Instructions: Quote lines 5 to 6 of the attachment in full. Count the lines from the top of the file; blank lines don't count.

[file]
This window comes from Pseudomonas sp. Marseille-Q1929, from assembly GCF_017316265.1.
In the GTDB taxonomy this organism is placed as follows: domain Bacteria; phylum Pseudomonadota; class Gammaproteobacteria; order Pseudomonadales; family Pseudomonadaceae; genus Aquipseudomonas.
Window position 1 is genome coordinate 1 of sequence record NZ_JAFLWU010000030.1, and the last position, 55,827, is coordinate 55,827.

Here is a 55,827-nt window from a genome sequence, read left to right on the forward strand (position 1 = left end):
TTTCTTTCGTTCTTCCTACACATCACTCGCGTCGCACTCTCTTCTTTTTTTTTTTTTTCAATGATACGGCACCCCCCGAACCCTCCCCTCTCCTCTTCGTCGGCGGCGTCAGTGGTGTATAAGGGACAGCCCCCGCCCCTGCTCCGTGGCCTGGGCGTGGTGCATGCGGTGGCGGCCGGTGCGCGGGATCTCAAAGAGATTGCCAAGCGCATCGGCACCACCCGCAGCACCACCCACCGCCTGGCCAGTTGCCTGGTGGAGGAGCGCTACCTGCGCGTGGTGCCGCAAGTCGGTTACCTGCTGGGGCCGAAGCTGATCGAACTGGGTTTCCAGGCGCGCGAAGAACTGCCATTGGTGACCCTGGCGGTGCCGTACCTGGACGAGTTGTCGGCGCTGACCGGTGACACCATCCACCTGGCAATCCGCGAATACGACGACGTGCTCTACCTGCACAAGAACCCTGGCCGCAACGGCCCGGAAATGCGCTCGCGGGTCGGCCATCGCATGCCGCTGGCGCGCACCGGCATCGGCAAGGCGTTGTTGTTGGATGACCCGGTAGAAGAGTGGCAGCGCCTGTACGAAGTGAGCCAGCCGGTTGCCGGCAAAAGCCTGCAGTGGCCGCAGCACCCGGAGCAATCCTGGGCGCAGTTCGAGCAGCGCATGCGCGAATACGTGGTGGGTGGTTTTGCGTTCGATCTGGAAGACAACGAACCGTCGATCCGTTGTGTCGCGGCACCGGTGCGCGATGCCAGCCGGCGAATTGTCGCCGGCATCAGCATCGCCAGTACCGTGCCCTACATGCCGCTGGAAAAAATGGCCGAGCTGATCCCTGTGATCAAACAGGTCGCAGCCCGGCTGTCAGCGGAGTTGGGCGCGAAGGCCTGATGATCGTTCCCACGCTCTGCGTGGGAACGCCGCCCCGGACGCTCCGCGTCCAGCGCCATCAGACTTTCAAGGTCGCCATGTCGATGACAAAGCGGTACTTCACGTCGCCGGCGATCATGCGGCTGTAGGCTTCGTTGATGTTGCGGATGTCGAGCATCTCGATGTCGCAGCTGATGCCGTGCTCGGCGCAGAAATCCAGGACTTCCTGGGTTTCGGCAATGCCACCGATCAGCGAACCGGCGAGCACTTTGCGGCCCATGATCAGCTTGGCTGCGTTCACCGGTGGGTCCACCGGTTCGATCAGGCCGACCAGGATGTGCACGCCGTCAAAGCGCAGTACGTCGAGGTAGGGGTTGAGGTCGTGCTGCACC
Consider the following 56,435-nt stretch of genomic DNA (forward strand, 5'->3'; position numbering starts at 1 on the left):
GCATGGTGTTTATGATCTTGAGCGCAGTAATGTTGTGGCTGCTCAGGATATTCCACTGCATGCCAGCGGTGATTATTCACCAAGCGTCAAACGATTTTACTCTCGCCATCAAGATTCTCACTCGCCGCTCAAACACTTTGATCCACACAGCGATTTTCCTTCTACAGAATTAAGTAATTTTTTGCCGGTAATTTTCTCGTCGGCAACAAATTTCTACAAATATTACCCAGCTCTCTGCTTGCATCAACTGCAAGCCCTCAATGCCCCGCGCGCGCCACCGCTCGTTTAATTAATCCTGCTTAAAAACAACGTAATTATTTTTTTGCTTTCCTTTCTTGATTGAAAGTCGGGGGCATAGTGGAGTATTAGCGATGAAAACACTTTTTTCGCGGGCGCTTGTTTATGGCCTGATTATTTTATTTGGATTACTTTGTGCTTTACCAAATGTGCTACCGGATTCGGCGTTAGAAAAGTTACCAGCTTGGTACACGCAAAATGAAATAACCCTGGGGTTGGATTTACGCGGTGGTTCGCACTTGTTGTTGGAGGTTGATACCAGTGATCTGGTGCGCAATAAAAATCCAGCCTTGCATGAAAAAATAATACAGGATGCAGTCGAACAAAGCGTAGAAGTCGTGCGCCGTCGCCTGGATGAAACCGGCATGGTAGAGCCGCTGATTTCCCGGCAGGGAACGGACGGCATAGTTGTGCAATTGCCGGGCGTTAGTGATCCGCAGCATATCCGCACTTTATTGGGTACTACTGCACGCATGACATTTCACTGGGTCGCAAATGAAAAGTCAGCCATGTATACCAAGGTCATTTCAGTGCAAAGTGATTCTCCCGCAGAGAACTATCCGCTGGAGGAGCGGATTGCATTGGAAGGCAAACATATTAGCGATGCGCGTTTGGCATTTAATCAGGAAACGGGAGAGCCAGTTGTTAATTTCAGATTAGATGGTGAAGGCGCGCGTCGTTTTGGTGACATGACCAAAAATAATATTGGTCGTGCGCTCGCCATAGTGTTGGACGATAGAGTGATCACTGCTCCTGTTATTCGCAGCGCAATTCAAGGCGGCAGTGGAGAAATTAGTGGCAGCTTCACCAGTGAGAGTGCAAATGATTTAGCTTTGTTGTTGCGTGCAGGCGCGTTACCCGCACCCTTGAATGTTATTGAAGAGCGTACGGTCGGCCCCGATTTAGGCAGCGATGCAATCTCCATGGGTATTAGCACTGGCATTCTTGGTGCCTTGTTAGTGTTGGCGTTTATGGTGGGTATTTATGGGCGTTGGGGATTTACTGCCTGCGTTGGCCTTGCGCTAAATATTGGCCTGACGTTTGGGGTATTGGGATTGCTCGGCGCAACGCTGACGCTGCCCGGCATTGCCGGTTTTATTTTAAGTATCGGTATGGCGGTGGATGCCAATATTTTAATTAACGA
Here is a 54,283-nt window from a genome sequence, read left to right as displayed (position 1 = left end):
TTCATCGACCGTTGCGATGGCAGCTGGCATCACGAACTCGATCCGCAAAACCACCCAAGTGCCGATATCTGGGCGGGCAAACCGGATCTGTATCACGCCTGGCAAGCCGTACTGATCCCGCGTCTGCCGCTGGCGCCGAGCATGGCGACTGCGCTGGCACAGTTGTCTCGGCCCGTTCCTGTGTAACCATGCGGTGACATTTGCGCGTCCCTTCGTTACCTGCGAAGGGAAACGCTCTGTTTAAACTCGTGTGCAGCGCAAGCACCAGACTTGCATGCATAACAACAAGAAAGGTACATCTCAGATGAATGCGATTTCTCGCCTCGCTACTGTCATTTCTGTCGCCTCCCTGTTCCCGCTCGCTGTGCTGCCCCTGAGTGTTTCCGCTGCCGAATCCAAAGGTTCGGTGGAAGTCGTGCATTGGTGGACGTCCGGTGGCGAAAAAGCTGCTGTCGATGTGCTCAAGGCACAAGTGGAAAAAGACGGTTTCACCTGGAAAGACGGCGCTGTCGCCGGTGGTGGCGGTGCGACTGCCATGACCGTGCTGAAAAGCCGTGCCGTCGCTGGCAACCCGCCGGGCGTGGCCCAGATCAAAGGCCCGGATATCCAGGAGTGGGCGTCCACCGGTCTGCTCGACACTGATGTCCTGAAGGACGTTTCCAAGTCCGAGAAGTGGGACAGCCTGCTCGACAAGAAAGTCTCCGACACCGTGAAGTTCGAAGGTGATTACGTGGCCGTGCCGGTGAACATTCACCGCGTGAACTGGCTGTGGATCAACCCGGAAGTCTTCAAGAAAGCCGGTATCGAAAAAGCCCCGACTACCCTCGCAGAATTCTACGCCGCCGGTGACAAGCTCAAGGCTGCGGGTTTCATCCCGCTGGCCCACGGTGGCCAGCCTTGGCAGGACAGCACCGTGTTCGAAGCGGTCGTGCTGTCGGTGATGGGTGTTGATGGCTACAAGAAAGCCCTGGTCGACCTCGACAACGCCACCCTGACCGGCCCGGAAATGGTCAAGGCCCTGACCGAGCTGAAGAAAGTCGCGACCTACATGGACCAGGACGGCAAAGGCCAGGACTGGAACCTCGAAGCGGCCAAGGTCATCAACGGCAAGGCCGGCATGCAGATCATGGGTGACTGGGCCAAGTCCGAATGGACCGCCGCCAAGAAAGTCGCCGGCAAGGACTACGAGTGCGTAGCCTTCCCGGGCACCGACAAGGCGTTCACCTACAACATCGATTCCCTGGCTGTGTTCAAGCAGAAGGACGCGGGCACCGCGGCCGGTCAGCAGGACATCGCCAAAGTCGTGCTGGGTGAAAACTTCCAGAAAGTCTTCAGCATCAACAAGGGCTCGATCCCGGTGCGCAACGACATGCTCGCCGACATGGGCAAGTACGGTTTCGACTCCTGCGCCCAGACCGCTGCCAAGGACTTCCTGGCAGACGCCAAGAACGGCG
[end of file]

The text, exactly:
TTTCTTTCGTTCTTCCTACACATCACTCGCGTCGCACTCTCTTCTTTTTTTTTTTTTTCAATGATACGGCACCCCCCGAACCCTCCCCTCTCCTCTTCGTCGGCGGCGTCAGTGGTGTATAAGGGACAGCCCCCGCCCCTGCTCCGTGGCCTGGGCGTGGTGCATGCGGTGGCGGCCGGTGCGCGGGATCTCAAAGAGATTGCCAAGCGCATCGGCACCACCCGCAGCACCACCCACCGCCTGGCCAGTTGCCTGGTGGAGGAGCGCTACCTGCGCGTGGTGCCGCAAGTCGGTTACCTGCTGGGGCCGAAGCTGATCGAACTGGGTTTCCAGGCGCGCGAAGAACTGCCATTGGTGACCCTGGCGGTGCCGTACCTGGACGAGTTGTCGGCGCTGACCGGTGACACCATCCACCTGGCAATCCGCGAATACGACGACGTGCTCTACCTGCACAAGAACCCTGGCCGCAACGGCCCGGAAATGCGCTCGCGGGTCGGCCATCGCATGCCGCTGGCGCGCACCGGCATCGGCAAGGCGTTGTTGTTGGATGACCCGGTAGAAGAGTGGCAGCGCCTGTACGAAGTGAGCCAGCCGGTTGCCGGCAAAAGCCTGCAGTGGCCGCAGCACCCGGAGCAATCCTGGGCGCAGTTCGAGCAGCGCATGCGCGAATACGTGGTGGGTGGTTTTGCGTTCGATCTGGAAGACAACGAACCGTCGATCCGTTGTGTCGCGGCACCGGTGCGCGATGCCAGCCGGCGAATTGTCGCCGGCATCAGCATCGCCAGTACCGTGCCCTACATGCCGCTGGAAAAAATGGCCGAGCTGATCCCTGTGATCAAACAGGTCGCAGCCCGGCTGTCAGCGGAGTTGGGCGCGAAGGCCTGATGATCGTTCCCACGCTCTGCGTGGGAACGCCGCCCCGGACGCTCCGCGTCCAGCGCCATCAGACTTTCAAGGTCGCCATGTCGATGACAAAGCGGTACTTCACGTCGCCGGCGATCATGCGGCTGTAGGCTTCGTTGATGTTGCGGATGTCGAGCATCTCGATGTCGCAGCTGATGCCGTGCTCGGCGCAGAAATCCAGGACTTCCTGGGTTTCGGCAATGCCACCGATCAGCGAACCGGCGAGCACTTTGCGGCCCATGATCAGCTTGGCTGCGTTCACCGGTGGGTCCACCGGTTCGATCAGGCCGACCAGGATGTGCACGCCGTCAAAGCGCAGTACGTCGAGGTAGGGGTTGAGGTCGTGCTGCACC
Consider the following 56,435-nt stretch of genomic DNA (forward strand, 5'->3'; position numbering starts at 1 on the left):